Filip Keuppens is the Executive Vice President of the Pickle Juice Company.
For those who don't know anything about you or your work, can you provide a bit of background?
Professionally, I spent most of my early career working for very large CPG companies in the Sales and Marketing space. It was here that I learned that successful business transactions are more dependent on understanding the needs of one’s audience than overtly prioritizing that of yourself. My history with large CPG companies and background in Skiing and Rugby combined in a unique way to allow me to be well positioned to contribute in the functional consumable space.
Was any one person who was instrumental in helping you get from where you started out, to where you are now?
While there have been many sources for learning over the years, the largest influence on my approach to business and life comes from my father. My siblings and I were taught business principles at an early age but the biggest lesson was to operate in a fair and honest way that ultimately seeks to achieve the goals of all parties involved and that success does not require greed.
Is there a particular piece of advice you were given in the early days of your business journey that you still benefit from today?
To be wholly committed to something that you want to achieve and accepting the fact that personal sacrifices might be required.
What is the most important lesson you've learned about leadership in your business journey so far?
It is better to be "correct" than "right". The best leaders are those who do not attempt to be the source of all the answers but who recognize those who understand things better than they do and actively seek information and learning.
What are the top three things you wish you'd known when you were just starting out?
The top three things I wish I'd known when I was starting out are:
1. The value of organizational culture. I wish I would have sacrificed the big company culture for a smaller company that was committed to my carreer growth. We are only as good as the systems and the people that evaluate us, make sure those systems and people are a good fit.
2. Goals can best be achieved by understanding the needs of your audience, client or customer and determining whether or not what you are offering can effectively meet those needs.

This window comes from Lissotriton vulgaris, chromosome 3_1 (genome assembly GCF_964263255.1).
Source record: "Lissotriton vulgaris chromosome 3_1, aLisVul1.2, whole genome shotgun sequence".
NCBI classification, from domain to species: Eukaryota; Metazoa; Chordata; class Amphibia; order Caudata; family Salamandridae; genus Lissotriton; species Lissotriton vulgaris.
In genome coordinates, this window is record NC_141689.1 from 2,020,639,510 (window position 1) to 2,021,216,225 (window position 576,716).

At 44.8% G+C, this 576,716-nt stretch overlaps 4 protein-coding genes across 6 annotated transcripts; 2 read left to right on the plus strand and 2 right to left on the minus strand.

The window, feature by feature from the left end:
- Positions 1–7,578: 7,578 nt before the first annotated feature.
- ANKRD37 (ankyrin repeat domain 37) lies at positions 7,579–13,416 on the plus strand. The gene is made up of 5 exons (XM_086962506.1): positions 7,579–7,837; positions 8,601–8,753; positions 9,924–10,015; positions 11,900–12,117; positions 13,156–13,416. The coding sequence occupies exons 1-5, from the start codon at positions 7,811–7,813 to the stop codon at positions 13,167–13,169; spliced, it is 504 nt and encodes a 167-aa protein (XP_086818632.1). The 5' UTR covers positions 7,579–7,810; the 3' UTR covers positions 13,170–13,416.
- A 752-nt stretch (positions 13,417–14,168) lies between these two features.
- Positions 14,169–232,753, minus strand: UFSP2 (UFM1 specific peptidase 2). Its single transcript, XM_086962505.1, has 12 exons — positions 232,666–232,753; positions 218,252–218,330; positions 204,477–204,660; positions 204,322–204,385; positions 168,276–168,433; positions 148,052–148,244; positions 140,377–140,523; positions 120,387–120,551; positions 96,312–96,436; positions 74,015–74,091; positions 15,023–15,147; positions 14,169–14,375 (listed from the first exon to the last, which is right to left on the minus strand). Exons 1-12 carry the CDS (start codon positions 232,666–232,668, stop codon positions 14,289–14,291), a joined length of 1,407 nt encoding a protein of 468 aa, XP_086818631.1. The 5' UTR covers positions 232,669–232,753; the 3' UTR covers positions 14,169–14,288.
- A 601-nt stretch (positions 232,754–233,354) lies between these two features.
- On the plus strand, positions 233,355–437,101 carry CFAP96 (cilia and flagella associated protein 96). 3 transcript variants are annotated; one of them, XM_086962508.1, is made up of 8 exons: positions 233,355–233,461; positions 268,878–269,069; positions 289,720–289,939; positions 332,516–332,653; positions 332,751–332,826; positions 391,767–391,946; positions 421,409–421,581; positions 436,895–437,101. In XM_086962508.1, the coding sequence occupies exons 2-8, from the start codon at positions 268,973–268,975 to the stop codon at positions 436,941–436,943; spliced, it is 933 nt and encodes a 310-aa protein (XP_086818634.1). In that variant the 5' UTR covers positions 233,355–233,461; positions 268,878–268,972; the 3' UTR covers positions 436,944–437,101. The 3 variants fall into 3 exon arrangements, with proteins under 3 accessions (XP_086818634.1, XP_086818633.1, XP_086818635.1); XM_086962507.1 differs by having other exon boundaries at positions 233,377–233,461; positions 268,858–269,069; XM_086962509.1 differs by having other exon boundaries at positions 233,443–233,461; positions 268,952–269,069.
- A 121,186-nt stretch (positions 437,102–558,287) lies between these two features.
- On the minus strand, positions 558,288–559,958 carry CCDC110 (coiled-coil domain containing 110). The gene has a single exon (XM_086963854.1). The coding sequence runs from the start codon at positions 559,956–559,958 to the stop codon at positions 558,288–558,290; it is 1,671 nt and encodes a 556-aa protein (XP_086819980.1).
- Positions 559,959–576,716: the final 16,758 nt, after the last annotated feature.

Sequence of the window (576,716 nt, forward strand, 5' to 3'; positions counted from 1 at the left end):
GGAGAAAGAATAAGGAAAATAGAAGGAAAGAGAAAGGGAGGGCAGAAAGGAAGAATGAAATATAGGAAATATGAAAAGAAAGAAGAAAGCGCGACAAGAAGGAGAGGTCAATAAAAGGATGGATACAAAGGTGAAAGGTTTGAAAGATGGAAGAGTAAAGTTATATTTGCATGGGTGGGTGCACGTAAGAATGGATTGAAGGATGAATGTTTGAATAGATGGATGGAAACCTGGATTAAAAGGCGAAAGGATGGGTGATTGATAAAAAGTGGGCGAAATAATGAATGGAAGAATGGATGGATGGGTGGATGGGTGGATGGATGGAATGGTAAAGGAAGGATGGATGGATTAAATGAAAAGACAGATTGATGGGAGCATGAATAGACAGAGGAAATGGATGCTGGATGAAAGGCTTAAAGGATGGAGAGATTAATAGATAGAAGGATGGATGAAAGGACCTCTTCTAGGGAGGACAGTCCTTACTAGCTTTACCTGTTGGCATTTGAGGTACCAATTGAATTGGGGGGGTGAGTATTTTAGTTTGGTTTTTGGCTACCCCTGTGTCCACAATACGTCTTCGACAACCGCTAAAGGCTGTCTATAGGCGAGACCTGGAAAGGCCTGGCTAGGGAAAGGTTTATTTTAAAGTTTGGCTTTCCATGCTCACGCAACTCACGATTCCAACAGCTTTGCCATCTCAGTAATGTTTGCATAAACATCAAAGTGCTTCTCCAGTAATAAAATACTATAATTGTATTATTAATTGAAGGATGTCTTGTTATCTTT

3. Don't admire the loud obnoxious leaders, real leadership and success comes from the quiet, humble mentor that always seems to be involved in the solution rather than the problem.
In your experience, what is the most effective way to build a strong network of mentors and advisors to guide you in your business endeavors?
This is a skill I wish I was better at early in my career. I had managers early in my career that were cut throat and did not represent the values that I believe embody a positive culture. That has resulted in me taking a more active role in mentoring coworkers throughout their career pathway. Seeking social relationships with more experienced business leaders has become a very valuable tool for my personal development.
How do you determine when it's time to pivot, and what factors should you consider in making that decision?
Don't ignore red flags and be comfortable being uncomfortable. Often times, people resist change because of the unknown factor. I have been and, at times, probably still am guilty of the same thing. The serenity prayer is a guiding principle in this case: "the serenity to accept things I cannot change, the courage to change the things I can and the wisdom to know the difference.' Ultimately it comes from the ability to remove emotion from non-emotional decision making.
How do you stay motivated and inspired during the business cycle of ups and downs?
I've always been motivated by creation. Creating new concepts, new products, new go to market strategies. Understanding that the end result everyone sees comes from a whole lot of tireless work that everyone doesn't see. Usain Bolt said he trained 4 years to run 9 seconds and people give up when they don't see results in 2 months - accept and embrace the process as education and growth can take many forms.
Looking back, what one thing would you do differently if you could start your journey over again?
Pay more attention to the importance of company culture. Often times we accept positions with large firms or companies because of the prestige of the job without understanding that those positions will impact how we manage our later careers one way or another.
Where should people follow you to find out more about your work?